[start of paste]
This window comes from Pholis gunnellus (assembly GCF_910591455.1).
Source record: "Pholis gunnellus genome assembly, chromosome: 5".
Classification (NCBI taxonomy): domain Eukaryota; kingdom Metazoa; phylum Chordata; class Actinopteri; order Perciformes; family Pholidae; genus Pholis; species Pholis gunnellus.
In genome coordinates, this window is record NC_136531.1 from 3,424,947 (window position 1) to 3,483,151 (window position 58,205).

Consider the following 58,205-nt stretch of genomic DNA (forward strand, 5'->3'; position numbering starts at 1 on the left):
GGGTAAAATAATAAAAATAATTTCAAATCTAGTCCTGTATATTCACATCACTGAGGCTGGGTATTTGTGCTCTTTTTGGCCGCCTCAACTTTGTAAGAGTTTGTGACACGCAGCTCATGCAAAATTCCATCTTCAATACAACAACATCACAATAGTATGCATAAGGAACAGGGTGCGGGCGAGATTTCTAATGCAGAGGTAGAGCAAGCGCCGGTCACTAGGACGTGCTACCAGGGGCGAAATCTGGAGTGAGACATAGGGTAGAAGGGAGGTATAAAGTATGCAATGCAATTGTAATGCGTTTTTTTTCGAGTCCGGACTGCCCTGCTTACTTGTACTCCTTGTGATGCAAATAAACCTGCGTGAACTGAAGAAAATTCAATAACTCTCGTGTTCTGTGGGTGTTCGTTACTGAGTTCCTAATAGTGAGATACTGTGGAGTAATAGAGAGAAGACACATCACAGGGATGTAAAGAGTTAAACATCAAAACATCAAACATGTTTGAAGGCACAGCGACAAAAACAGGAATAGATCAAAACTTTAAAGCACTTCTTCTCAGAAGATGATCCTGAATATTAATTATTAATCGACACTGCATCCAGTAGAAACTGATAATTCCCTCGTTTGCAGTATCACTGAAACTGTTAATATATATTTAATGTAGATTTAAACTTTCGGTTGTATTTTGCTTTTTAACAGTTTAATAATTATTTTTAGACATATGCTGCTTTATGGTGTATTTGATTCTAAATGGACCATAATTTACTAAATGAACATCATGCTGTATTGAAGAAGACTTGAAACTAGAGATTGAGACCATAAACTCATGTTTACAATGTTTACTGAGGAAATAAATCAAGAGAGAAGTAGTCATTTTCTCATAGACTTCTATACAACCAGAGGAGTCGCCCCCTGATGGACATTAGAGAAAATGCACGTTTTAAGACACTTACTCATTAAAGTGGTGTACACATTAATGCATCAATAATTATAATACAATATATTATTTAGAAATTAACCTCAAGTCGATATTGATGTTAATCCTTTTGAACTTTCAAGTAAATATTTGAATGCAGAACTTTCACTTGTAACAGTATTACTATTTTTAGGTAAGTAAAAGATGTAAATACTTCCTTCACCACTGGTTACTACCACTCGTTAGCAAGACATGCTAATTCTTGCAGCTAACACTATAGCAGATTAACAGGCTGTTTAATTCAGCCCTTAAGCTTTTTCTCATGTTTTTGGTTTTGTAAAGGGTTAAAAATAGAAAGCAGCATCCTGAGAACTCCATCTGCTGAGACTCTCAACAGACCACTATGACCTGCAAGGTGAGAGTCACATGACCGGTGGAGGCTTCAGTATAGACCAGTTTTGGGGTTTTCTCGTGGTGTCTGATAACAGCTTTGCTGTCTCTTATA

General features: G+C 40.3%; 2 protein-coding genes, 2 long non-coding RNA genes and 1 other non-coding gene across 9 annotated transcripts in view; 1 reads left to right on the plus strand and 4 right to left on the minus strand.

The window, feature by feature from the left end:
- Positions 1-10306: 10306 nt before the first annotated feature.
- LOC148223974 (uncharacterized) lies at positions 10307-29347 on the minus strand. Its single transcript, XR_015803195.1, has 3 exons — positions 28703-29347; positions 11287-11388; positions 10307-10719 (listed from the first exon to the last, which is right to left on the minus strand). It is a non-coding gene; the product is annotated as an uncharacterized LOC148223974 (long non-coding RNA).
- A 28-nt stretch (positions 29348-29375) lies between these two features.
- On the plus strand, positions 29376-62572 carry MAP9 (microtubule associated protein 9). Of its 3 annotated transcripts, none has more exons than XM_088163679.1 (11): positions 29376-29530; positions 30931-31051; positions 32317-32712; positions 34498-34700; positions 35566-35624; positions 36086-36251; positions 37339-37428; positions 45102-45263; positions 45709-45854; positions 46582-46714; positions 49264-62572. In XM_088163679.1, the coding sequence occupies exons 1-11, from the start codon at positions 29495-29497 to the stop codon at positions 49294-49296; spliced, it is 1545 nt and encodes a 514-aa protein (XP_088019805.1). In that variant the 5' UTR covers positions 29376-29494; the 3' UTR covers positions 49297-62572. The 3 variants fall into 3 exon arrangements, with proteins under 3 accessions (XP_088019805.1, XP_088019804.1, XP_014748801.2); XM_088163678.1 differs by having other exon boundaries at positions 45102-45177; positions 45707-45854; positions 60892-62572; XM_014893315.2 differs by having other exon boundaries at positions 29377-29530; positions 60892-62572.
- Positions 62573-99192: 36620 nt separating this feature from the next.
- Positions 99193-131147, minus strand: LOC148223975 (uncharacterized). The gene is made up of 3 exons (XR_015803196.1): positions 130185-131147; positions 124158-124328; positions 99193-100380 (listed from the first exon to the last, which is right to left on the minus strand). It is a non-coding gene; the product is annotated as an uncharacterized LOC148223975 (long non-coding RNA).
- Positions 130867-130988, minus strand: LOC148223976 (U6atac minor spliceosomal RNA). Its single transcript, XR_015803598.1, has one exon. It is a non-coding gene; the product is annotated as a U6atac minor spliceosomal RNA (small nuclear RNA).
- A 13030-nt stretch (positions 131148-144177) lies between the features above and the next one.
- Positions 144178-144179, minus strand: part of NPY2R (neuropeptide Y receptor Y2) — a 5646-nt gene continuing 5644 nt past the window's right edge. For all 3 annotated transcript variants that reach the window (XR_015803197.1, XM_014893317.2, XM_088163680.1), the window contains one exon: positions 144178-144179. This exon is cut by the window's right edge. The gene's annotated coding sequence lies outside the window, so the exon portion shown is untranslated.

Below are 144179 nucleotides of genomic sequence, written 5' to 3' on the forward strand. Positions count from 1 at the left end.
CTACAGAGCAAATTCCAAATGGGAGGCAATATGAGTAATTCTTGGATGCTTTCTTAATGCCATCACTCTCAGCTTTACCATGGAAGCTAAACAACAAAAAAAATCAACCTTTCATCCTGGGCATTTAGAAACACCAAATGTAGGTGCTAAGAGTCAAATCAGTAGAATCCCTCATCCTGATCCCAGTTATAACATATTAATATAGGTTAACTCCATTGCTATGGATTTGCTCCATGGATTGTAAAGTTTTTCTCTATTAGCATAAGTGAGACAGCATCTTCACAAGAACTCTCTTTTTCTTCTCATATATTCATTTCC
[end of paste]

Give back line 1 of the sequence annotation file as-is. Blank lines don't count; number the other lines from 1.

This window comes from Pholis gunnellus (assembly GCF_910591455.1).